Wednesday, July 23, 2008

St. Liborius - Traditional Processions and a Flabellum

"Cenómanis, in Gállia, sancti Libórii, Epíscopi et Confessóris" - At Le Mans in France, St. Liborius, Bishop and Confessor. This is today's lapidary entry in the Roman Martyrology for St. Liborius, and in fact not much more is known with certainty about his life than he was bishop of this city in the fourth century - tradition has it that he was the fourth bishop, a friend of St. Martin of Tours, and died in 397. But in 836 the bishop of Le Mans at that time, Aldric, gave his relics to the young diocese of Paderborn in Saxony (today state of Northrhine-Westfalia), which had only been founded in 799 when Pope St. Leo III. stayed with Charlemagne at the source of the river Pader for three months. They were carried in solemn procession to Paderborn (the feast of the translation is still celebrated annually), and since then the cult of St. Liborius has been extraordinary in Paderborn. Also, the strong bond with the diocese of Le Mans exists until this day, with the bishop of Le Mans regularly attending the festivities of St. Liborius in Paderborn (this year, however, the See of Le Mans is vacant, but in addition to the diocesan administrator, Bishop Pansard of Chartres and 13 other bishops from around the world, Abbot Philippe Dupont OSB of Solesmes, which lies within the diocese of Le Mans, will be present). These festivities take place in the week following the feast day. On Saturday evening, the Triduum begins with Pontifical Vespers in the Cathedral, at which the relics in their precious shrine are elevated and exposed in the choir of the Cathedral (Vespers is sung in the traditional manner, i.e. according to what is now the EF, in Latin; the psalms are sung with 5 voices as falsibordoni [by Ludovico da Viadana, 1560-1627], the Magnificat [also five voices] is by Ignaz Mitterer, 1870 – 1930; if someone is interested in the text of the antiphons and/or the hymnus, let me know in the comments, then I will post it there). On Sunday morning, Pontifical Mass is sung (Mozart, Coronation Mass) and the Papal Blessing is being imparted, then the grand procession with the relics and the Blessed Sacrament leaves the Cathedral, makes a statio before the city hall and returns to the Cathedral. After more Pontifical Masses on Monday (Haydn, Missa S. Joannis de Deo) and Tuesday morning (Giovanni Croce, Missa prima sexti toni), Tuesday afternoon another outdoor procession with the relics takes place, after which they are again "buried" in the Cathedral crypt (Pange lingua by Michael Haller is sung, then part of the Te Deum of Charpentier). The festivities then go on until the next Sunday; it is a huge celebration for the whole area, with popular entertainment and more than a million visitors each year.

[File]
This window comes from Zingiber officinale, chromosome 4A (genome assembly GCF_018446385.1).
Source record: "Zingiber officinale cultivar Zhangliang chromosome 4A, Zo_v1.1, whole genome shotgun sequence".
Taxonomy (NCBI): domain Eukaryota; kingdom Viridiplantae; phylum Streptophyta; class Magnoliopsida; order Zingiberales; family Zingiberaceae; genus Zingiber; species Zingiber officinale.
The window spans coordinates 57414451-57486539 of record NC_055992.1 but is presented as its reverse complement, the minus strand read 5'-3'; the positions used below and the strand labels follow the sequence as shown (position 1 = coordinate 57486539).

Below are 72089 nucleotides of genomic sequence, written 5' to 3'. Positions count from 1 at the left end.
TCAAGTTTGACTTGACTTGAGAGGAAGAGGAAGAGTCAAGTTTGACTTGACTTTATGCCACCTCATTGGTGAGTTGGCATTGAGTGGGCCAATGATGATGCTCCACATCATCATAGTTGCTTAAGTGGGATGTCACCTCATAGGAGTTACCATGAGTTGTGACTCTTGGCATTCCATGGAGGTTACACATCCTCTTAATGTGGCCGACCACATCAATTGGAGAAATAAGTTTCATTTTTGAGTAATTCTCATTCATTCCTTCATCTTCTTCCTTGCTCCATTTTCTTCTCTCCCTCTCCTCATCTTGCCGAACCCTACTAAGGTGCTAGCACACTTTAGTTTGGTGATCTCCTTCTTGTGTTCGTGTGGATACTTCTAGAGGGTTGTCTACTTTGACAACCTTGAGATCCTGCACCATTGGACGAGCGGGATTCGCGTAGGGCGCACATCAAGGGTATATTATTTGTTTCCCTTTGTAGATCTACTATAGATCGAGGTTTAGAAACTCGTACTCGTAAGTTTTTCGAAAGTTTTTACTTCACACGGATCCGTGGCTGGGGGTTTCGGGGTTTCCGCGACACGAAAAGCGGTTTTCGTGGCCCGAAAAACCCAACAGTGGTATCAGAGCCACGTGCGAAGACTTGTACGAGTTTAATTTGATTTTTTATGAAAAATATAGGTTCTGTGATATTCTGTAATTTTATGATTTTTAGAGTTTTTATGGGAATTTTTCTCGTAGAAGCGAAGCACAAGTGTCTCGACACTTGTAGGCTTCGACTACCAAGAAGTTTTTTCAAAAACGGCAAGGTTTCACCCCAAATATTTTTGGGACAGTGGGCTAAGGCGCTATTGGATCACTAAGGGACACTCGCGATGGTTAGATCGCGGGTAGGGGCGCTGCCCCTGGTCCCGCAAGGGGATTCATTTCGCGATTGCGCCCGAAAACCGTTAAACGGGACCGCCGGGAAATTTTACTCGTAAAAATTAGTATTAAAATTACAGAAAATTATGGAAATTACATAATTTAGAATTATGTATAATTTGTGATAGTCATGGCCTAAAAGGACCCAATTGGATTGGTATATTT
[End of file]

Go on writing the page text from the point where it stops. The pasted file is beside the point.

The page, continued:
Before I show you some images of these events from past years, I would like to mention the attribute of St. Liborius, which is the peacock, as seen to the right. This is because according to the legend, a peacock accompanied the translation of the relics from Le Mans to Paderborn (see picture on the left), and when the procession reached Paderborn, it settled on the pinnacle of the Cathedral, but when the relics entered the Cathedral, it fell from the roof dead. Because of this connection, a flabellum with peacock feathers is always carried in front of the shrine in procession, and is put behind the shrine while it is exposed.

Now for the pictures. First some close-ups of the shrine, which was newly made in 1627, after the relics had been robbed in 1622 by Duke Christian of Brunswick in the Thirty Years' War (who melted the shrine down to coin "priests' foe dollars" [Pfaffenfeindttaler]) and recovered in 1626:



And a close-up of the flabellum:


Now the opening Vespers with the elevation of the relics - the Shrine exposed:




The celebrant (in all pictures), Archbishop Becker of Paderborn:


A special guest, Archbishop (now Cardinal) Cordes, President of the Pontifical Council "Cor Unum", who was once an auxiliary bishop in the Archdiocese of Paderborn:


After Vespers, a smaller relic is venerated by the clergy and faithful:

Pontifical Mass and procession on Sunday morning:

Here you can see Archbishop Becker wear the rationale, the special episcopal shoulder ornament only by worn by four bishops in the world. The set of vestments, parts of which have already been shown above, is the one specifically made for the St. Liborius feast, decorated with embroidered peacocks and images of the Saint and other holy bishops of Le Mans and Paderborn. While it is modern, I think it is rather nice, and of decent quality.



The relics and the Blessed Sacrament leaving the Cathedral:






The Procession and statio at the city hall:




To conclude here are two videos, the first of the Elevation Vespers, the second of the procession:

Source of most of the pictures: website of Karl-Michael Soemer.

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